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Lincoln's depression is probably overblown. The melancholy was more likely an aspect of his temperament, according to Doris Kearns Goodwin. He was rarely incapacitated by it (rather, he fretted that he would never live up to his considerable talents).
milanbaros
Member?
(08-27-2011, 08:54 PM)
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I think we should be more worried with how psychopaths dominate powerful positions. Whether in politics, in the military or in business.
BocoDragon
or, How I Learned to Stop Worrying and Realize This Assgrab is Delicious
(08-27-2011, 08:57 PM)
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Originally Posted by Draff

Well I think one has to differentiate between a "down period," like an adjustment disorder and a down period that is detrimentally affecting someone's ability to function normally (major depressive episode).

Definitely and I would like to say that there is no "one size fits all" advice when it comes to sadness, depression, feeling down, etc (however we want to definite it).

Although I will say it is my belief that many great people in history have been motivated by periods of gloom that lasted for years.
astroturfing
Member
(08-27-2011, 09:16 PM)
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Originally Posted by milanbaros

I think we should be more worried with how psychopaths dominate powerful positions. Whether in politics, in the military or in business.

maybe psychopaths work harder and are more focused on what they want? maybe they deserve their success? they don't let silly childish things like empathy get in the way of gaining power..

now please excuse me, i need to go fire some people so my company can squeeze in a little more profit in the next quarter.
Patrick Bateman
(08-27-2011, 09:20 PM)
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\o/
Kinyou
Member
(08-27-2011, 09:24 PM)
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Btw. this also corresponds with one of the radiolab segments about self deception.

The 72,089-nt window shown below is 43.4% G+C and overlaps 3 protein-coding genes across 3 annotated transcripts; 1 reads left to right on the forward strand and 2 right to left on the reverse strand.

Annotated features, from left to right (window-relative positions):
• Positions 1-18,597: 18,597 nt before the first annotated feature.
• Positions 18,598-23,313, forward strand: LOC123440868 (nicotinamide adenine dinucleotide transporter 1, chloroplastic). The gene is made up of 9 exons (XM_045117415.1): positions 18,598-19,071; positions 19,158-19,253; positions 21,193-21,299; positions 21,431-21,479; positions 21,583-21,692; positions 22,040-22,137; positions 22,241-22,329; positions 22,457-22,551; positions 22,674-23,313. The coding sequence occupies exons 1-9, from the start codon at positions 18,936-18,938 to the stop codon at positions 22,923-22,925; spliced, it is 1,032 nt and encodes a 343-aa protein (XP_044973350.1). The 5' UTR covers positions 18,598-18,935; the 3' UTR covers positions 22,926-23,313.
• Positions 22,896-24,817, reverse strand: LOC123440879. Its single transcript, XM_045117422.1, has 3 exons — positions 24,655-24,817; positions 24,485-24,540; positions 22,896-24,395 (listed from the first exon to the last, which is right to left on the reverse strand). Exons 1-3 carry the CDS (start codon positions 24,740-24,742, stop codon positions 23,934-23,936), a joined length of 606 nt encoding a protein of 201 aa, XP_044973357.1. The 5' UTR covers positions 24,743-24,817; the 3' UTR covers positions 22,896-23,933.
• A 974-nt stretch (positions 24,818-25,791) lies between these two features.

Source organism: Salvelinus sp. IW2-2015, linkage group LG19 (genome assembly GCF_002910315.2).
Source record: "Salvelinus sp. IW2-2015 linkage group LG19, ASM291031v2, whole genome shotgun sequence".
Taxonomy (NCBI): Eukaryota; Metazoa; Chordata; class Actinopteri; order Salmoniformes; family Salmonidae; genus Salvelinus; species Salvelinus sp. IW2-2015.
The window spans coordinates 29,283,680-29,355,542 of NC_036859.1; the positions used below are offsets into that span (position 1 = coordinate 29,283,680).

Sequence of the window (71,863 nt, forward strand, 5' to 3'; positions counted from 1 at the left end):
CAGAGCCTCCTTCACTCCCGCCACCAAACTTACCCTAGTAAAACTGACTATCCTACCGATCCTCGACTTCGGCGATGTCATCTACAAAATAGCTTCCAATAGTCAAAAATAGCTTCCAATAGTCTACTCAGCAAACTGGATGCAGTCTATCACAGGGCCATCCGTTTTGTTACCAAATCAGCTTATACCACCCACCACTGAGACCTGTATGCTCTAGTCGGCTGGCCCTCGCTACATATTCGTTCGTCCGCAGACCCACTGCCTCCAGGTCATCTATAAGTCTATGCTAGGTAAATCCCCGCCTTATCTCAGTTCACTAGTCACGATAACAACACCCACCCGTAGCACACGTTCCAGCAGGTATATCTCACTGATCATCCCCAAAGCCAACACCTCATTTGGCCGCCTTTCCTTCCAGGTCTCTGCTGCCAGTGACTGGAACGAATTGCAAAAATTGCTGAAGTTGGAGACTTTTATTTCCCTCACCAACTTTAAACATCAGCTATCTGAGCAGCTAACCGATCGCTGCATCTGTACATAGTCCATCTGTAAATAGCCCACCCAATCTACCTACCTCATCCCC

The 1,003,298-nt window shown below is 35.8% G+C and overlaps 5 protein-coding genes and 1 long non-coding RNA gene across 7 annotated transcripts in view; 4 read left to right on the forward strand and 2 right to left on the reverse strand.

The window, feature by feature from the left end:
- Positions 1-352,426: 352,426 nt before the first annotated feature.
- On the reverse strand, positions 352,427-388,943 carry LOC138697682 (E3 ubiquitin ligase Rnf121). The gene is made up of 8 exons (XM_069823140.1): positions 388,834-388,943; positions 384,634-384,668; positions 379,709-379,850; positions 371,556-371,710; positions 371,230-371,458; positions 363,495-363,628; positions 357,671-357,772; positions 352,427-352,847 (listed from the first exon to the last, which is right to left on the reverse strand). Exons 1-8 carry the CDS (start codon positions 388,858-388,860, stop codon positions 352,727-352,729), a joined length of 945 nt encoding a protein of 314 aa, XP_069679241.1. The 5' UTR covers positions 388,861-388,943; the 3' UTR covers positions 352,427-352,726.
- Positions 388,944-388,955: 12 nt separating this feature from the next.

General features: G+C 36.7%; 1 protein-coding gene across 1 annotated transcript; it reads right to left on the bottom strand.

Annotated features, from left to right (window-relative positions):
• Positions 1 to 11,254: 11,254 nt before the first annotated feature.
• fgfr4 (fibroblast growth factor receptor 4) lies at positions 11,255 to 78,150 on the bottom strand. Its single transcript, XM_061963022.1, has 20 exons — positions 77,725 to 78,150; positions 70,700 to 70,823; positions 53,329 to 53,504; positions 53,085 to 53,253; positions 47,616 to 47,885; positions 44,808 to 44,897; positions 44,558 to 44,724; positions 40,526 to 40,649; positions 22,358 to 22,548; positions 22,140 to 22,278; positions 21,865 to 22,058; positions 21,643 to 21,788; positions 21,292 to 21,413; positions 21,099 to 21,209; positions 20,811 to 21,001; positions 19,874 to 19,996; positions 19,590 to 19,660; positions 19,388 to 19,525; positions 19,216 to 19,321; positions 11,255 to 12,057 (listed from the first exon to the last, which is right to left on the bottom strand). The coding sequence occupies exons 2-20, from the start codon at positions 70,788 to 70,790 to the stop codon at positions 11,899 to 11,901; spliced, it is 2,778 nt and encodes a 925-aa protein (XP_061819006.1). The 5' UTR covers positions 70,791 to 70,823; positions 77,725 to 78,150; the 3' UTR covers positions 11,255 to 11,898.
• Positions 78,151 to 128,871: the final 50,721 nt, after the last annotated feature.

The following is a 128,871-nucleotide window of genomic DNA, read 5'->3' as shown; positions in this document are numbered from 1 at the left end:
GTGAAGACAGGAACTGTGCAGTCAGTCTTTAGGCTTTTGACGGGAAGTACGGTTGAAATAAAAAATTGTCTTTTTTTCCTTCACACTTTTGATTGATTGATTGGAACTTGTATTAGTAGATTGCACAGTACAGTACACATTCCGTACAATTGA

Lying to ourselves

The result was that people who are depressed lie less. To others but also to themselves. It means that they have a more realistic view on the world.
I guess you could really argument that this would be helpful in a crisis situation.
Inflammable Slinky
Member
(08-27-2011, 09:50 PM)

Originally Posted by Kinyou

Btw. this also corresponds with one of the radiolab segments about self deception.
Lying to ourselves

The result was that people who are depressed lie less. To others but also to themselves. It means that they have a more realistic view on the world.
I guess you could really argument that this would be helpful in a crisis situation.


I would like to point out that people who are in a depressive episode lie to themselves all the time. It's just they lie to themselves to make things worse for them.


I think we should take care to point out that there's a difference between having been diagnosed with a disorder at some point, and being depressed, clinically. Someone could easily have aspects of a mental disorder that they have learned to cope with and function normally. However, mental issues don't become disorders until they actually impact your quality of life. Great leaders may have had mental issues in their past, but I doubt they would have been able to acheive greatness if they did not learn to cope.
radioheadrule83
Banned
(08-27-2011, 09:52 PM)
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I think everybody is mental. In some way. I've never met a 'normal' person, I don't know what one would be... when you really get to know someone, you learn their every glorious flaw, their every strange quirk. I wouldn't have it any other way.
Goya
Incurious Bastard
(08-27-2011, 09:58 PM)
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In other words, being realistic (i.e. pessimistic relative to your overconfident peers) makes you a good leader during crises. SHOCKING.
Inflammable Slinky
Member
(08-27-2011, 10:03 PM)

Originally Posted by radioheadrule83

I think everybody is mental. In some way. I've never met a 'normal' person, I don't know what one would be... when you really get to know someone, you learn their every glorious flaw, their every strange quirk. I wouldn't have it any other way.


Really, this is my point as well. Mental disorders aren't a pathogen, it's not a thing where you have depression, or you don't. Many people can have aspects of mental disorders that aren't enough to cause anything on their own. It's just when factors come together and start to make it difficult to live life normally, then it becomes a "disorder"
Rur0ni
Member
(08-27-2011, 10:11 PM)
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That Ron Paul picture is the most depressing campaign picture ever.
Jtwo
Banned
(08-27-2011, 10:12 PM)